Top tips for journalists to improve reporting on homelessness


The media plays a powerful role in shaping public understanding of homelessness. Efforts to encourage our leaders to end homelessness with good policy can be undone with a single keystroke from a time-strapped journalist.

Despite the significant attention given to rough sleeping in the media, the vast majority of people who are counted as homeless are hidden from view.

And contrary to the stereotype of the older homeless man, nearly 2-in-3 clients of homelessness services are women.

Government data shows that the three biggest drivers of homelessness are family violence, financial difficulties and a lack of affordable housing. Less than 1% of people seeking help cited alcohol, drugs and mental illness as the main reason they needed assistance from homelessness services.

But the lure of a sensational headline can sometimes lead to these facts being overlooked. Good reporting can drive positive community conversations about the underlying causes of homelessness, and there countless journalists working hard to cover stories in a compelling, factual and ethical way.

With the support of the Lord Mayor’s Charitable Foundation, we have launched the Victorian Homelessness Media Awards.

The Awards are open to all Australian journalists to enter. We are looking for stories that provide context for complex issues, show creativity and respect.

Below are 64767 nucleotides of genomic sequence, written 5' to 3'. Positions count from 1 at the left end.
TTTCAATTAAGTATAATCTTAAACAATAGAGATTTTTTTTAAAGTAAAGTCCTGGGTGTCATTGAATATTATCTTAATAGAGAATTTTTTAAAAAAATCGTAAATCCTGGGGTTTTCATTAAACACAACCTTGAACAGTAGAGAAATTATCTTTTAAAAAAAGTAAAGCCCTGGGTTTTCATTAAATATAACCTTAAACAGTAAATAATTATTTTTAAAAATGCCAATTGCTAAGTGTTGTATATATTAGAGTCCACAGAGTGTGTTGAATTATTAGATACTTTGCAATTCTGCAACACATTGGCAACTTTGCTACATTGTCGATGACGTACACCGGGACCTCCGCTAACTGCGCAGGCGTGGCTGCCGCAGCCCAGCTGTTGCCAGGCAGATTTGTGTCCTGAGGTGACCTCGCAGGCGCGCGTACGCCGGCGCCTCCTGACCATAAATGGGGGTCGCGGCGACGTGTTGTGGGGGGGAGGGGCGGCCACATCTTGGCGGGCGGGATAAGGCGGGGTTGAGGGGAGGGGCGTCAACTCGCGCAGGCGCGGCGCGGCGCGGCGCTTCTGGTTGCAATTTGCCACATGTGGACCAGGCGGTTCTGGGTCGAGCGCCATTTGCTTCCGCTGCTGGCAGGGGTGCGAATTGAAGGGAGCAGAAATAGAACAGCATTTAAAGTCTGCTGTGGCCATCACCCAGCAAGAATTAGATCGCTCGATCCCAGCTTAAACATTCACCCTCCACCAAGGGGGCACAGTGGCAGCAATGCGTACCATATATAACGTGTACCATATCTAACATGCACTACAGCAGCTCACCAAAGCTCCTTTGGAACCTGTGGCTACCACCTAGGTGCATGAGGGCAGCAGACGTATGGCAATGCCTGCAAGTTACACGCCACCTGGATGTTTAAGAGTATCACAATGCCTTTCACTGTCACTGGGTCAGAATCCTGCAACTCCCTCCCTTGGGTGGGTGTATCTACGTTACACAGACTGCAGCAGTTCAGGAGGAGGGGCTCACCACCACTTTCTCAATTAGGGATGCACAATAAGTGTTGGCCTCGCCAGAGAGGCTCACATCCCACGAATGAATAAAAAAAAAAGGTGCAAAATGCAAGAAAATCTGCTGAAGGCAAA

To assist journalists in their reporting, CHP has developed Media Guidelines for Reporting on Homelessness. Here are the five simple ways that journalists can improve their reporting on homelessness:

1) Give a balanced view of all homelessness experiences, not just rough sleeping. 95% of homelessness is hidden from view in the form of couchsurfing, rooming houses, severely overcrowded homes and living in crisis accommodation.

2) Don’t use a photo of a rough sleeper to accompany your story if the story is about homelessness in general. Speak to CHP about accessing images that are more broadly representative.


3) Include the views of people with lived experience of homelessness, but consider their capacity to consent to be interviewed if they are currently in crisis.

4) Take into account the broader social and economic causes of homelessness, such as rising rents, low Centrelink incomes and entrenched disadvantage. Ask CHP for data on housing affordability for low income earners, the relationship between family violence and homelessness or the main reasons people seek help.

5) Include the following footnote: If you are experiencing, or at risk, of homelessness, ring the 24-hour Victorian hotline 1800 825 955

The full media reporting guidelines are available here.

Entries to the Victorian Homelessness Media Awards are open 22 April – 23 August